“We are looking at an expenditure compression of up to Rs 60,000 crore,” a senior official confirmed.
For April-January FY19, the fiscal deficit
touched around Rs 7.71 trillion, a staggering 121.5 per cent of the full-year revised target of Rs 6.34 trillion. This means the Centre will need to have a fiscal surplus of Rs 1.36 trillion in the last two months of this year to meet the target.
While officials expect the goods and services tax numbers to meet the Revised Estimates (RE) and healthy advance tax collections on March 15, there is an admission that some adjustments have to be made on the expenditure side of things.
To contain the deficit, the axe has fallen on capex, which contracted by 35 per cent in January alone. Capex has been contracting since September 2018. For the first 10 months of this fiscal year, the government has spent nearly 73 per cent of its full-year capex allocation, compared to nearly 97 per cent for the same period last year.
That means in February and March, the Centre still has some Rs 86,000 crore in pending capex. Officials say not all of it will be spent. “While the Centre won’t freeze capex completely, it will go slow,” said a second official.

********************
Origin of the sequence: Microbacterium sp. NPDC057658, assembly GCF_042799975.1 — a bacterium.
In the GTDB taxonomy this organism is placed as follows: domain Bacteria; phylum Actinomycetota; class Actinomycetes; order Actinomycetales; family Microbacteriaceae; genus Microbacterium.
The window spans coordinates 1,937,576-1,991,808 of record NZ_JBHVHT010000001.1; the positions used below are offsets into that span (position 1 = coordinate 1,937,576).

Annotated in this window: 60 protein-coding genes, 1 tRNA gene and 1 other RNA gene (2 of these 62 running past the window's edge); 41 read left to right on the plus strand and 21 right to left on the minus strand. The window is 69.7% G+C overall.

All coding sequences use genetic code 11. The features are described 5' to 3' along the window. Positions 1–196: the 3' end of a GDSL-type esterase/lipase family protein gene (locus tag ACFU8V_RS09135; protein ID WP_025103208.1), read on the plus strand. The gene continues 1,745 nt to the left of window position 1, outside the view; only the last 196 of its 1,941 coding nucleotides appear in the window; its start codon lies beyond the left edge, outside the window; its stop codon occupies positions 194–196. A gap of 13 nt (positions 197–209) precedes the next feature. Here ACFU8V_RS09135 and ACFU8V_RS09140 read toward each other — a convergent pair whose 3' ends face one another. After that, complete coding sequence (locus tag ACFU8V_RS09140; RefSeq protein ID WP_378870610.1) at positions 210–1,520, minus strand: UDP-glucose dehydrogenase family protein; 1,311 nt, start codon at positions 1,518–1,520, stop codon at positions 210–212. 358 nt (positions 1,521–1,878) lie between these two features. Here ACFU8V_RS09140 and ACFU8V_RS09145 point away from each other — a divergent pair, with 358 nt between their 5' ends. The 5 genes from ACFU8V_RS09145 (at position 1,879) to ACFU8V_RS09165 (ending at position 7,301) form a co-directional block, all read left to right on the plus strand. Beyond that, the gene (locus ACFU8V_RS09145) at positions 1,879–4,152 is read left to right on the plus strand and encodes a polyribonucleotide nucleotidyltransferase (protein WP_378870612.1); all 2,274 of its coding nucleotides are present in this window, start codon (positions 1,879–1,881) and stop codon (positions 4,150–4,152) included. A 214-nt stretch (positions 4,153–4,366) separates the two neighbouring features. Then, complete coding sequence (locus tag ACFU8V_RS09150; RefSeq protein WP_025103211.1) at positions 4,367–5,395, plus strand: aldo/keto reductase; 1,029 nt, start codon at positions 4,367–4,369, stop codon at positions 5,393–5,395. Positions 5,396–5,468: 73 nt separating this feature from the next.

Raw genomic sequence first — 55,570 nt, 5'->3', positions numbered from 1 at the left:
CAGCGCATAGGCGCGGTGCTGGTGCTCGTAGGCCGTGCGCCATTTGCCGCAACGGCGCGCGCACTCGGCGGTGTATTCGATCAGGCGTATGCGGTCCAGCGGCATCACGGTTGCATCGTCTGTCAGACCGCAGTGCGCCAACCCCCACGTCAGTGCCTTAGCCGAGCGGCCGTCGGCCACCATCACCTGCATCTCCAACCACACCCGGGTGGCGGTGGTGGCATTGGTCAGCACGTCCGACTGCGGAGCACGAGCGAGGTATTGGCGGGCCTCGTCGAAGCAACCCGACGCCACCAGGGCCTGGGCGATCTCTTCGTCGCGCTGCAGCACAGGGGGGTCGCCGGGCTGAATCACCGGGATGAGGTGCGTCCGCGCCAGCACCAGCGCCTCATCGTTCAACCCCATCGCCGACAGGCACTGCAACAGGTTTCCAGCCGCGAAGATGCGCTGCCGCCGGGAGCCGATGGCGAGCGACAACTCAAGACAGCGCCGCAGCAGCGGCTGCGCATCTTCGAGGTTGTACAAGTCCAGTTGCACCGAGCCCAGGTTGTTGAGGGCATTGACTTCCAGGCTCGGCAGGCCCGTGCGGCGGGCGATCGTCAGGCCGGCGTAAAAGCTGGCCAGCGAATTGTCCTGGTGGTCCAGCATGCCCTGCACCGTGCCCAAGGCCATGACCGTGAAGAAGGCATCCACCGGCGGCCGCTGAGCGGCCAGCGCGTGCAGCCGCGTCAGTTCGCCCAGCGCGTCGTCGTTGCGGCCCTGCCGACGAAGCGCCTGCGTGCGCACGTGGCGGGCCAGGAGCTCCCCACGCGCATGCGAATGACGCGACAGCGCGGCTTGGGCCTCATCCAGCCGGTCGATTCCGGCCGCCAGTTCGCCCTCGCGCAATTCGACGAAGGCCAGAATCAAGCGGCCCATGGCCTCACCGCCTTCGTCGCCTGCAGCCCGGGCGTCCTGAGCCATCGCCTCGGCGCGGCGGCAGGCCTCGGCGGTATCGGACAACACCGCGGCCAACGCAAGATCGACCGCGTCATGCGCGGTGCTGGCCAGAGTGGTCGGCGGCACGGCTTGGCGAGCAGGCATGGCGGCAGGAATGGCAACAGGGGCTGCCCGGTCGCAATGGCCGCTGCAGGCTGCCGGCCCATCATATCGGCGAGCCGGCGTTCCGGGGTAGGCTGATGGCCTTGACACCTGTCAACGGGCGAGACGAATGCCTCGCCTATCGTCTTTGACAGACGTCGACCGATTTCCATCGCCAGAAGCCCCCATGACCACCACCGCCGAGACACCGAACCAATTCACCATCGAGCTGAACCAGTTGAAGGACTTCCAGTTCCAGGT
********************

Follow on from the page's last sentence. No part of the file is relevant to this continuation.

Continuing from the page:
Finance Minister Arun Jaitley, however, has time and again asserted that the deficit target will be met without compromising on capex.
“The finance ministry always tells other departments to return unspent amounts at the end of a year. This year too, one can say that up to Rs 20,000 crore in unspent amounts will be returned,” said the second official.
This will include some Rs 4,000 crore to Rs 5,000 crore from the newly announced flagship scheme, PM-Kisan. The interim Budget 2019-20 (FY20) had allocated Rs 20,000 crore to the scheme for the remainder of this fiscal year. The scheme promises a support of Rs 6,000 annually to small and marginal farmers. The Centre has transferred the first instalment of Rs 2,000 each to 21.8 million farmers in 23 states and one Union Territory.
However, the Centre is still compiling land records and data from states; some states are refusing to play ball because of political reasons. Jaitley publicly expressed his frustration last week. “The spread of beneficiaries is very uneven across states. Why are some Congress-ruled states and West Bengal not cooperating with PM-Kisan? Why are they letting down their farmers?” he asked on Twitter.
Jaitley shared a chart which stated that according to the data provided by the West Bengal government, the state has no small and marginal farmers, and Madhya Pradesh has only 298 of them.
As reported by Business Standard earlier, the Centre is likely to roll-over as much as Rs 35,000 crore in combined food, petroleum, and fertiliser subsidies to FY20. The combined fertiliser, food, and petroleum subsidy RE for FY19 is Rs 2.66 trillion.
The petroleum subsidy amount rolled over to FY20 will be around Rs 13,000 crore. Food subsidy could see a roll-over of around Rs 10,000 crore, while fertiliser subsidy rolled over to FY20 may be in the range of Rs 10,000 crore and Rs 12,000 crore.